Barney’s wife had since moved to California with their son, Earl. So that’s where he went after his release. However, apparently Vennie had tired of his shenanigans so he took his son, returned to Texas and went into business with his younger brother, Tom, operating a ranch near Fort Stockton.
In 1889, one newspaper, the Albuquerque Citizen reported Riggs had been arrested for killing a cowboy, but there was never any evidence to back up the claim, nor were there any records indicating he had been arrested.
There are also no records showing he divorced his first wife Vennie. But Barney married again to Annie Stella Frazer Johnson in September of 1891, the sister of George A. “Bud” Frazer, Reeves County Sheriff. Reeves was a competent sheriff, but was a bad judge of character. He hired the infamous killer for hire “Deacon” Jim Miller as his deputy. http://jy3502.hubpages.com/hub/Deacon-Jim-Miller-Killer-for-Hire
A. J. Royal
Riggs had warned the sheriff about Miller and pointed out since he had become his deputy, cattle rustling in the area had significantly increased. But Riggs had no proof therefore Miller kept his job. Not long afterwards Miller killed a prisoner who he claimed was trying to escape. Reeves began taking a closer look at Miller’s affairs.
However, the clincher came when Riggs discovered where Miller had hidden some stolen livestock and took the sheriff to the location. Miller was immediately fired. That was the beginning of a deadly feud between the two.
In 1892, a dishonest Sheriff named Andrew Jackson Royal and his deputies, one being Riggs, were arrested by Texas Rangers for intentionally letting a prisoner escape from jail. Obviously, being a lawman in Pecos County had its advantages when it came to avoiding arrest for his underhanded schemes. But over, in the next county where his brother-in-law was the county sheriff, his position afforded him no favoritism.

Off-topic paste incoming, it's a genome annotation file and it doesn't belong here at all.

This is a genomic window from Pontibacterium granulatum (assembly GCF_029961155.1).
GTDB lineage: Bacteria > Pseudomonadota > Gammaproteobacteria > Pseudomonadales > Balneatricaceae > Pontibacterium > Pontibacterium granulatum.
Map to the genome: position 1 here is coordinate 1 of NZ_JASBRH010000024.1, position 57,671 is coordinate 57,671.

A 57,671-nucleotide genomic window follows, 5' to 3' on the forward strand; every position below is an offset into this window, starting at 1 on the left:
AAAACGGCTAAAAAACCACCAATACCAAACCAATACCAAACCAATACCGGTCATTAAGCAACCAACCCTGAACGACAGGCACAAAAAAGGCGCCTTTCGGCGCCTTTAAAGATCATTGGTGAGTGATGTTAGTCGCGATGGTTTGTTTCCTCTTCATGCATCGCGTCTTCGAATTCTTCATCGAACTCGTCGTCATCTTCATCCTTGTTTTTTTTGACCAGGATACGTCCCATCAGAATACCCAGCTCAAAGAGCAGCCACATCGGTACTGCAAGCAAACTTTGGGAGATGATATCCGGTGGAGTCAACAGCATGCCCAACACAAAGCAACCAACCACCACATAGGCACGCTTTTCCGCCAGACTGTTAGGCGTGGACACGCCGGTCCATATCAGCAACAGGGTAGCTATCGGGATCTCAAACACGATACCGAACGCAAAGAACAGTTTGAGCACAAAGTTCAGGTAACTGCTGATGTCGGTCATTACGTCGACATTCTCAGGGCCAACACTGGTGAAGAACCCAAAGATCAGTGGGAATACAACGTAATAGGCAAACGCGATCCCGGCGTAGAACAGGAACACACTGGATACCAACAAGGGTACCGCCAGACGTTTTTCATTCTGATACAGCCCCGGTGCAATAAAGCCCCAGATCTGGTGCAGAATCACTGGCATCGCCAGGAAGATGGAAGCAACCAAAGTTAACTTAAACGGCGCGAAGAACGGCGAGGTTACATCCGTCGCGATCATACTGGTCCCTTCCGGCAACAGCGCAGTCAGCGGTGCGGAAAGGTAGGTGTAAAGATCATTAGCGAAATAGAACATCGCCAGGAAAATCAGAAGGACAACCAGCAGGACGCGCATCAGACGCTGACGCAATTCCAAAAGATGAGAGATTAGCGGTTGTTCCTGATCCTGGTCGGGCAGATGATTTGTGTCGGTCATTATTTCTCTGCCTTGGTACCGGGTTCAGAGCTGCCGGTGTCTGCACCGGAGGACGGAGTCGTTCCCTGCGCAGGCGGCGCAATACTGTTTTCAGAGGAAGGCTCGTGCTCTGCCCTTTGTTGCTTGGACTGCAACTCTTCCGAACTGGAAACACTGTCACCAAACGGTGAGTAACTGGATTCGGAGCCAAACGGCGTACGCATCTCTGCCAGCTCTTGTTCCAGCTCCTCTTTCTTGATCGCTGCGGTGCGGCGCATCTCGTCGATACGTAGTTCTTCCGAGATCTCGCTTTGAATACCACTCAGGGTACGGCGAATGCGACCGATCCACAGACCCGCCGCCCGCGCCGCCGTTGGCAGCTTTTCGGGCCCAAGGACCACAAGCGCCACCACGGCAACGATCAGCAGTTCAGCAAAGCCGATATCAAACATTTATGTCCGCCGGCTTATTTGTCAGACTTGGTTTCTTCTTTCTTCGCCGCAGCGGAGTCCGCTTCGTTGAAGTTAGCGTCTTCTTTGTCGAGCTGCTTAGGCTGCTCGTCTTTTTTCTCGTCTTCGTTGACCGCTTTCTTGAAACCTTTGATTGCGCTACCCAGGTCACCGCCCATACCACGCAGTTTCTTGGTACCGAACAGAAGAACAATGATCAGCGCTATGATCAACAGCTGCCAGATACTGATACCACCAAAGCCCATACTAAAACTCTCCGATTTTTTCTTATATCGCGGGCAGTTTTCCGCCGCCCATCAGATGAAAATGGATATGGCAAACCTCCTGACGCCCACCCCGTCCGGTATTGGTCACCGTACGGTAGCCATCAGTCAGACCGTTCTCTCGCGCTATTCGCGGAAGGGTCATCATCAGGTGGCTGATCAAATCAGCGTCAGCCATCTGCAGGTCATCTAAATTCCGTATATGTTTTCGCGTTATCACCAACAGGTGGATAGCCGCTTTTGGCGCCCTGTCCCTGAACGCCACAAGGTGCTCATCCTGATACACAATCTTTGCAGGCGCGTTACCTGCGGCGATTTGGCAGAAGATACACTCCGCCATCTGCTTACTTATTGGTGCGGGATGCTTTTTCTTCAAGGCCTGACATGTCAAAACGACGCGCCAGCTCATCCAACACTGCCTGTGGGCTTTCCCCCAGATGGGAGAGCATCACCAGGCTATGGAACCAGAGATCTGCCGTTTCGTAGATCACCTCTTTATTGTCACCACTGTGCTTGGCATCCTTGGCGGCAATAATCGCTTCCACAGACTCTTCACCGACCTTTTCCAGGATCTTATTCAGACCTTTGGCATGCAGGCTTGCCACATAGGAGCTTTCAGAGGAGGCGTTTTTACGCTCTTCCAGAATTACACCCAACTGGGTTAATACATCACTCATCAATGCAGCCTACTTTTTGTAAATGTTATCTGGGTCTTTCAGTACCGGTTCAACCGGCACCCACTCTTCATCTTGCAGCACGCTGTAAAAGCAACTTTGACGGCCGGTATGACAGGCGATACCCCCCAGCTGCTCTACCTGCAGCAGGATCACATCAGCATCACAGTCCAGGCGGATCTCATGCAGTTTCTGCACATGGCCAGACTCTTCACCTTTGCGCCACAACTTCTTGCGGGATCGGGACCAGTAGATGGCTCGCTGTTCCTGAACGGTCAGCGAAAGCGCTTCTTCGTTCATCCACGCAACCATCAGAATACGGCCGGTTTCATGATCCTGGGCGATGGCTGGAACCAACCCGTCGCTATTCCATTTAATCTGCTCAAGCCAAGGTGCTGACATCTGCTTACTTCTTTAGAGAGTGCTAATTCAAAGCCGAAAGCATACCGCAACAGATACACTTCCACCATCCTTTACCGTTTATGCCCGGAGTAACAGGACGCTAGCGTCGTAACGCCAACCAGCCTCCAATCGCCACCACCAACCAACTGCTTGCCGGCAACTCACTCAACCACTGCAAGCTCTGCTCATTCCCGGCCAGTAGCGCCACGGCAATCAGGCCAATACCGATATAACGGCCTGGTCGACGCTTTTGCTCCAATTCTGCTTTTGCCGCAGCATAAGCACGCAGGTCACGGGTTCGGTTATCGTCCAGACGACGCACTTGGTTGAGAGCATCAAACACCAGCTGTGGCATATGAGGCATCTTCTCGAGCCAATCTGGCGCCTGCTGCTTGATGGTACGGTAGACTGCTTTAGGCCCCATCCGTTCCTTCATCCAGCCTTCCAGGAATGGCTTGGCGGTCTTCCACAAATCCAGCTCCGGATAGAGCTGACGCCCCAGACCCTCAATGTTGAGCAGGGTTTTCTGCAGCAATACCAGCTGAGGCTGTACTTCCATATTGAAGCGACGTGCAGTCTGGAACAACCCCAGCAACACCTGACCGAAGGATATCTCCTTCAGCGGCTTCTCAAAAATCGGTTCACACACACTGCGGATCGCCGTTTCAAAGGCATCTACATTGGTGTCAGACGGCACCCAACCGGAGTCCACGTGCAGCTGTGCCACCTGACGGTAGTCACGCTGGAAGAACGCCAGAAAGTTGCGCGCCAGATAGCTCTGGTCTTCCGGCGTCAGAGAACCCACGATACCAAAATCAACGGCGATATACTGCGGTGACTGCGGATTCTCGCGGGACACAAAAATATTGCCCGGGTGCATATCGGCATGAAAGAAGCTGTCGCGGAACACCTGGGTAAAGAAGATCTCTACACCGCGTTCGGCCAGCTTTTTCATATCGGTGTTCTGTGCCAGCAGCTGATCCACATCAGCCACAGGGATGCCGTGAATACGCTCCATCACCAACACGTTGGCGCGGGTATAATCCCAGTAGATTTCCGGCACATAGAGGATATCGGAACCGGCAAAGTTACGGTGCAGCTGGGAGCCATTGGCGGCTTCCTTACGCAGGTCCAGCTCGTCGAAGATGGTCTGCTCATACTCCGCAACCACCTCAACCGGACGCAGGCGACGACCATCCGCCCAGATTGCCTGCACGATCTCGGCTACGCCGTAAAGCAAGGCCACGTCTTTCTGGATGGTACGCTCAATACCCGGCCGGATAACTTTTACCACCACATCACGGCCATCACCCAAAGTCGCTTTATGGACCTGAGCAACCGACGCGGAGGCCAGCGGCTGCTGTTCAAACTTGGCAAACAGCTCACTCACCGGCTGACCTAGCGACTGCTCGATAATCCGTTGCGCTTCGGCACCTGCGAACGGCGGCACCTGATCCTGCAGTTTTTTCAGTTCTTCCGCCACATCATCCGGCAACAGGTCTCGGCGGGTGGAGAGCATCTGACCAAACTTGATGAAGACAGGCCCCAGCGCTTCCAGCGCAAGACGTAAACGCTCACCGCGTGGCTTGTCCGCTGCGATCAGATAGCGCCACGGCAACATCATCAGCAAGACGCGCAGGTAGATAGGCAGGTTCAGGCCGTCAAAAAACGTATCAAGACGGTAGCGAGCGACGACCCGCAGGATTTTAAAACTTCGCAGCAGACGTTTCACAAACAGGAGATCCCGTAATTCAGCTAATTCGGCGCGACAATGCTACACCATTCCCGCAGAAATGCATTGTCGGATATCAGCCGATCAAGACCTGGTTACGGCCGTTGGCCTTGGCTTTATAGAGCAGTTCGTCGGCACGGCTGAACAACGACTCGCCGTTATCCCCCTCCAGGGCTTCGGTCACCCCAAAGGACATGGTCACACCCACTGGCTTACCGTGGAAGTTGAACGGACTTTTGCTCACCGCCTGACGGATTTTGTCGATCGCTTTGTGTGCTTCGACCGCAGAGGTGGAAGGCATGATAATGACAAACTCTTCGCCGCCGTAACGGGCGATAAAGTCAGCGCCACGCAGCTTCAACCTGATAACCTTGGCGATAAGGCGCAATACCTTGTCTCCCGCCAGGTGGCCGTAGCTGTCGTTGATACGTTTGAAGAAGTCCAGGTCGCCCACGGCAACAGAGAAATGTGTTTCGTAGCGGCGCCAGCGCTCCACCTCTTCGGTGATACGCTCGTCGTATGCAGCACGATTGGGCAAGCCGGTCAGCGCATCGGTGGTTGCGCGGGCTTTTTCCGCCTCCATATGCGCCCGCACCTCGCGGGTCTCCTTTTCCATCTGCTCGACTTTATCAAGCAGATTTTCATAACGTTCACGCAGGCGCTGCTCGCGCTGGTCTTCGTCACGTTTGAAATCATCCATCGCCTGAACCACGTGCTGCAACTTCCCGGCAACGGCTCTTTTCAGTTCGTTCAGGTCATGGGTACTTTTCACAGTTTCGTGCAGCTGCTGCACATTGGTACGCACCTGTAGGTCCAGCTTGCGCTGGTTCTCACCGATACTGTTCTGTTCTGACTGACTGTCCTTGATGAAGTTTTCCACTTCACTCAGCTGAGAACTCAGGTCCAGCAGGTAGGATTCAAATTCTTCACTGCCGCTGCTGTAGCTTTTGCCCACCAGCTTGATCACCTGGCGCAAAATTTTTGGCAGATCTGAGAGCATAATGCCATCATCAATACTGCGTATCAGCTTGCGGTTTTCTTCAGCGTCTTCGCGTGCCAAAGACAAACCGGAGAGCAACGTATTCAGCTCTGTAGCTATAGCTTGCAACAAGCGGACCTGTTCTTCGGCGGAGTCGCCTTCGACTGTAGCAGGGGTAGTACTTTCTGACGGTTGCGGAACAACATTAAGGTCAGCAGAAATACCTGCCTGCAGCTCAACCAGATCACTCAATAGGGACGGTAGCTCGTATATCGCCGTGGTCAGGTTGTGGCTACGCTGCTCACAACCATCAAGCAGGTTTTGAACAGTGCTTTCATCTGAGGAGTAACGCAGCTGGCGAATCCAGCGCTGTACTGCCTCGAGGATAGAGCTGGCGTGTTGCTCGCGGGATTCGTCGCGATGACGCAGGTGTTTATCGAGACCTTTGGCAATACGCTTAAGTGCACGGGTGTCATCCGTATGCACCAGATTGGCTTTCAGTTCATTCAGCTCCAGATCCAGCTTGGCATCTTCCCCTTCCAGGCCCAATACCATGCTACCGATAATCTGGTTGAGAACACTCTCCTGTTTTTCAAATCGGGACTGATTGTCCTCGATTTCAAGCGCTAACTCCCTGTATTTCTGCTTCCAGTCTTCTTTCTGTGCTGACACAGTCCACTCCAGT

He was arrested there numerous times for drunkenness, assault and carrying a pistol. In March, 1893, he was arrested by Reeves for assault with intent to murder. When a man went to the Riggs ranch looking for a lost burro, Barney took a shot at him and then beat him severely over the head. However, Riggs was found not guilty, which once again local citizens found highly unlikely. Several days later, Riggs was arrested again for unlawfully carrying a gun.
In early 1896, two of Millers’ hit men in Texas were overheard making plans to find Riggs and kill him. Fortunately, one of Riggs old friends, U.S. Deputy Marshal Dee Harkey, found out about it and wired a warning. When the two arrived Barney was nowhere to be found.
However, after thinking things had quieted down he returned. On March 3rd Riggs was tending bar for a friend when the two strode in and one fired a shot at him. Fortunately, he managed to get away with only a graze. Later that year, Miller killed Barney’s brother-in-law, Sheriff Reeves.
Barney’s temper hadn’t gotten any better over the years. In fact, he had soured even more. His drinking and troublemaking increased. Finally, his wife got fed up and filed for divorce. Riggs was forced to pay child support which was handled by Daniel J. “Buck” Chadborn. Chadborn was the 21 year old husband of Annie’s daughter from a previous marriage.
Barney didn’t like that arrangement much. He and Chadborn had never seen eye to eye and this stuck in his craw. About a year later, Chadborn tired of Riggs’ constantly berating his character and asked the court to find someone else to handle the child support payments. But, Riggs was known to never let go of a grudge. In April of 1902 the two ran into each other and Riggs beat him with a cane. The next day, Riggs temper had not subsided one iota and when he saw Chadborn he went after him with the cane again. But this time Chadborn shot him at close range in the chest. Barney died the next day in a hospital. He was buried in the old fort cemetery at Fort Stockton.